Is this kinder marketing strategy a better fit for your business?


My obsession with kindness started with a sand mandala. 

I had seen a flyer at my local library branch for an event where a bunch of monks were visiting to construct one, so on a Saturday morning, I got into my car and drove over to see what it was all about. 

I remember the cliche calm I felt as I walked into that room and witnessed monks on their hands and knees carefully arranging the grains of sand. The design was intricate and vibrant, and I remember thinking what a pity it was that in a few short hours, it would be purposely blown away. 

There was a table nearby where some merchandise was for sale, so I walked around the nearly-completed mandala to see what was available. 

My eyes gravitated to a handmade notebook and a bumper sticker that read, “Loving kindness is my religion. - Dalai Lama”. 

I smiled. After a handful of years spent grappling with my identity within Christianity -- the religion I had been born and raised in -- it was so liberating to think that religion could be as clear cut as loving kindness.

I paid for my purchases, watched the Tibetan monks arrange the sand for a few more moments, and then exited the library.

It had spent no more than ten minutes there, but I had received more than what I had expected.

Several years later, as I was contemplating what my message really is, it occurred to me that my marketing methodology is actually based on kindness.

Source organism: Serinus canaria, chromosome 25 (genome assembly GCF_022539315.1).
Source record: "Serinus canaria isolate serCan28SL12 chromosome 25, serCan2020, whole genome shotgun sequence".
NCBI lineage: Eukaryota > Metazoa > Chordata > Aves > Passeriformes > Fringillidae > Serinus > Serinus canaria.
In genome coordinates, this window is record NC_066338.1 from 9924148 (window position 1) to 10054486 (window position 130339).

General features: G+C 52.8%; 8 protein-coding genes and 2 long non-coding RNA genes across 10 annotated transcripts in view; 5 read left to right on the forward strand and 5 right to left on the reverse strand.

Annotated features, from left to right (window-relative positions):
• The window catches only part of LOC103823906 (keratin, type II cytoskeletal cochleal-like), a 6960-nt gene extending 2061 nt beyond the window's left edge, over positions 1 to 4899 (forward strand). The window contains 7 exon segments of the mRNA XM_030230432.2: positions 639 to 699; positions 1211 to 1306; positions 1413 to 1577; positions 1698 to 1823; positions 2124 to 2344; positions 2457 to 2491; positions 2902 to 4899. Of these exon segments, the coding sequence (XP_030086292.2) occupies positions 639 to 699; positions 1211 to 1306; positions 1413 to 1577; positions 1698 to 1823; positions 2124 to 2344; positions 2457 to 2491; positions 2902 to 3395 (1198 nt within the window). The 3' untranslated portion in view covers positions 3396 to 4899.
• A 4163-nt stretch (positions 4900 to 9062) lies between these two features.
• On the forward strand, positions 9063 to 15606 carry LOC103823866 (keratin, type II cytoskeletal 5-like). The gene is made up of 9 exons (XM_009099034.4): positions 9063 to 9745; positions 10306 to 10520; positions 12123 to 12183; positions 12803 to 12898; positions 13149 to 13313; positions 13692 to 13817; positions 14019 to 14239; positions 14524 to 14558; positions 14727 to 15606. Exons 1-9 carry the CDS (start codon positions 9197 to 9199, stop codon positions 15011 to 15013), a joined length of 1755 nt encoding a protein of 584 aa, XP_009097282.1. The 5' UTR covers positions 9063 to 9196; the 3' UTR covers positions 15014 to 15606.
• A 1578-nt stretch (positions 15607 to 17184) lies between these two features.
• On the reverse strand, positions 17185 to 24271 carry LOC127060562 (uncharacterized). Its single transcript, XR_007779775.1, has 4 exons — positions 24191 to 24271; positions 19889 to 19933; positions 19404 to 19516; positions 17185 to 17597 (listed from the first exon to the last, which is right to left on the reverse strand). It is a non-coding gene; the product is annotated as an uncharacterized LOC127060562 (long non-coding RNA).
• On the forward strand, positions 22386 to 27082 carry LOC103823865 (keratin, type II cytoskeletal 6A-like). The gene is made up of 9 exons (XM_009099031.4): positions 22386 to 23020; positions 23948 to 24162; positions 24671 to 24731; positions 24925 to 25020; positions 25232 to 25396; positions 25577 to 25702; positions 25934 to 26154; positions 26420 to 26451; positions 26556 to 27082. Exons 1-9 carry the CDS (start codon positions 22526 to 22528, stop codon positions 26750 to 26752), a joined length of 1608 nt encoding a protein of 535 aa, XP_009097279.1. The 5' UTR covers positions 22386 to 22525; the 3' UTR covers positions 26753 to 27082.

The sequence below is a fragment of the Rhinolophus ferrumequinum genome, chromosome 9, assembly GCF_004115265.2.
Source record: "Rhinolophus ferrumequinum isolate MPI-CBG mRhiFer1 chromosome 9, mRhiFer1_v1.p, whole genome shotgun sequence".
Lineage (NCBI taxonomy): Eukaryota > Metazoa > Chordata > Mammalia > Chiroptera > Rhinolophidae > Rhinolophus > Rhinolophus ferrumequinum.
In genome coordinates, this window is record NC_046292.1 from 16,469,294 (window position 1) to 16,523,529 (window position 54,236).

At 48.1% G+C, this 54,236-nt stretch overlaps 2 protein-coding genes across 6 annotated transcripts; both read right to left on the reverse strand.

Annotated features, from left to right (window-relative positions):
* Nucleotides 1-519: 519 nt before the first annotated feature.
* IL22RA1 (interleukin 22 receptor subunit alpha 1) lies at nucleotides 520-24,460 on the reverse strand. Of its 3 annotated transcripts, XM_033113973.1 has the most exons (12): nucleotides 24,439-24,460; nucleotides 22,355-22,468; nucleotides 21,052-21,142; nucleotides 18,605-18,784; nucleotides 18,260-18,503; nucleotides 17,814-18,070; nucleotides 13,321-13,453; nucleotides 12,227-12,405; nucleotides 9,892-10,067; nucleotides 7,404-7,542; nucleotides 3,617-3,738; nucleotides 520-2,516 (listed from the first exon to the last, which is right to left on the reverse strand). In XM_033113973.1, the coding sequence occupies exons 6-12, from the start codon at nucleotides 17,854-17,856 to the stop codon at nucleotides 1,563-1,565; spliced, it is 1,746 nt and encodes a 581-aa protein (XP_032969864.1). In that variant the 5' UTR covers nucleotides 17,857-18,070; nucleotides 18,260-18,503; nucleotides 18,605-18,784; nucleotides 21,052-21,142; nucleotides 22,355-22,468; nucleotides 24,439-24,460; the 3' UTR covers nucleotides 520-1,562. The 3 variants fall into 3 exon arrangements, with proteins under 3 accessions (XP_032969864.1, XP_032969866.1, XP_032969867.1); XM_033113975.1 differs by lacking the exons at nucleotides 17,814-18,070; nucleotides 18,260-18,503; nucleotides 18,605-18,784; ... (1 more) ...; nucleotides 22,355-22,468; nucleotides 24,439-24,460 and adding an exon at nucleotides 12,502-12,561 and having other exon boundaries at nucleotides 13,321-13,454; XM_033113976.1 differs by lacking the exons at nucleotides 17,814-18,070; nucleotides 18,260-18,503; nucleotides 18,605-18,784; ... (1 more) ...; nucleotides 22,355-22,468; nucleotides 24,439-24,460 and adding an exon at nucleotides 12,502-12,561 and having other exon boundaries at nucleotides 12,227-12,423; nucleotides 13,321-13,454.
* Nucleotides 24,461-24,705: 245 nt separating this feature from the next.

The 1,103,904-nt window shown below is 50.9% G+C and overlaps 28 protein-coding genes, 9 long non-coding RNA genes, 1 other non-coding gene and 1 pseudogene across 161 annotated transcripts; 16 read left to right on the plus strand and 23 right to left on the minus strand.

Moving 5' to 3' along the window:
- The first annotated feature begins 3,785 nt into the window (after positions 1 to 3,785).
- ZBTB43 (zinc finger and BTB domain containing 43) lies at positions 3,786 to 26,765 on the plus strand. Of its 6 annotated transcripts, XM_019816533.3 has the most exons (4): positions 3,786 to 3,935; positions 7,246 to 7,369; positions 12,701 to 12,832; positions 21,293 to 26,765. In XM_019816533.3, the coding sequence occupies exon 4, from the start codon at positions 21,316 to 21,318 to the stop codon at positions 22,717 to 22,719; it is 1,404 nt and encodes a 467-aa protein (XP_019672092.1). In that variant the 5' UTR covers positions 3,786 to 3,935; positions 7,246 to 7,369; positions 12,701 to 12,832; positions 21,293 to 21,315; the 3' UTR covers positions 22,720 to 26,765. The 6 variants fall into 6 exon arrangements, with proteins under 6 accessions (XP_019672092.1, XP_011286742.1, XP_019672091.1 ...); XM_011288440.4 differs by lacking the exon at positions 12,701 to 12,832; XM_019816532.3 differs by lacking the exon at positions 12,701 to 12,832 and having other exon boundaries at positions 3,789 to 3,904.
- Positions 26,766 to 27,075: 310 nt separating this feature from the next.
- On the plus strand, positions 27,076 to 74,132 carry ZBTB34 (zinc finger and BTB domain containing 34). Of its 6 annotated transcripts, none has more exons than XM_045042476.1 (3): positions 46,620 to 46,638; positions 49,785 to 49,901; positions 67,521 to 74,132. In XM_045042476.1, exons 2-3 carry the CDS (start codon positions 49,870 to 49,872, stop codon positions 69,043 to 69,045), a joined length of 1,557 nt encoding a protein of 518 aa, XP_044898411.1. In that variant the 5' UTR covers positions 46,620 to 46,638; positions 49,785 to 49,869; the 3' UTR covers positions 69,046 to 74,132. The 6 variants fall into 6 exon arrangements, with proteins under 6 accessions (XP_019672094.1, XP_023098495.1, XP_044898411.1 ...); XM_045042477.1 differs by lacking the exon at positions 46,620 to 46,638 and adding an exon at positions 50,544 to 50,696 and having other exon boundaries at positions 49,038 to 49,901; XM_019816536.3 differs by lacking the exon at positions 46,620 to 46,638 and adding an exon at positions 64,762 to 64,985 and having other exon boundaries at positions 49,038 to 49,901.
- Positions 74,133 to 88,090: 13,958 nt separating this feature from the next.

I want to see a kinder way of doing business in the world, and that’s why I’ve gravitated to marketing the way that I do -- a practice that’s based on integrity, taking care of people, crafting invitations, creating “little miracles”*, standing for something larger than myself or the organization, and saying thank you 35x a day. 

This kind of marketing doesn’t appeal to everyone. There are many people who swear by more aggressive, full-frontal tactics, and I think that you should do what helps you stand in your integrity. 

But what I believe right now based on what I’ve seen is that kind communication has the potential to change the world, and that’s the kind of movement I’d prefer to be a part of.

We can be kind and effective marketers.
We can be tender and tough entrepreneurs.
We can choose profits, people, and the planet.

We can step out of the box labeled success to do things differently.

This is a reminder that you have so much power to make an impact. 

I beg of you: show us what’s possible.

Cher Hale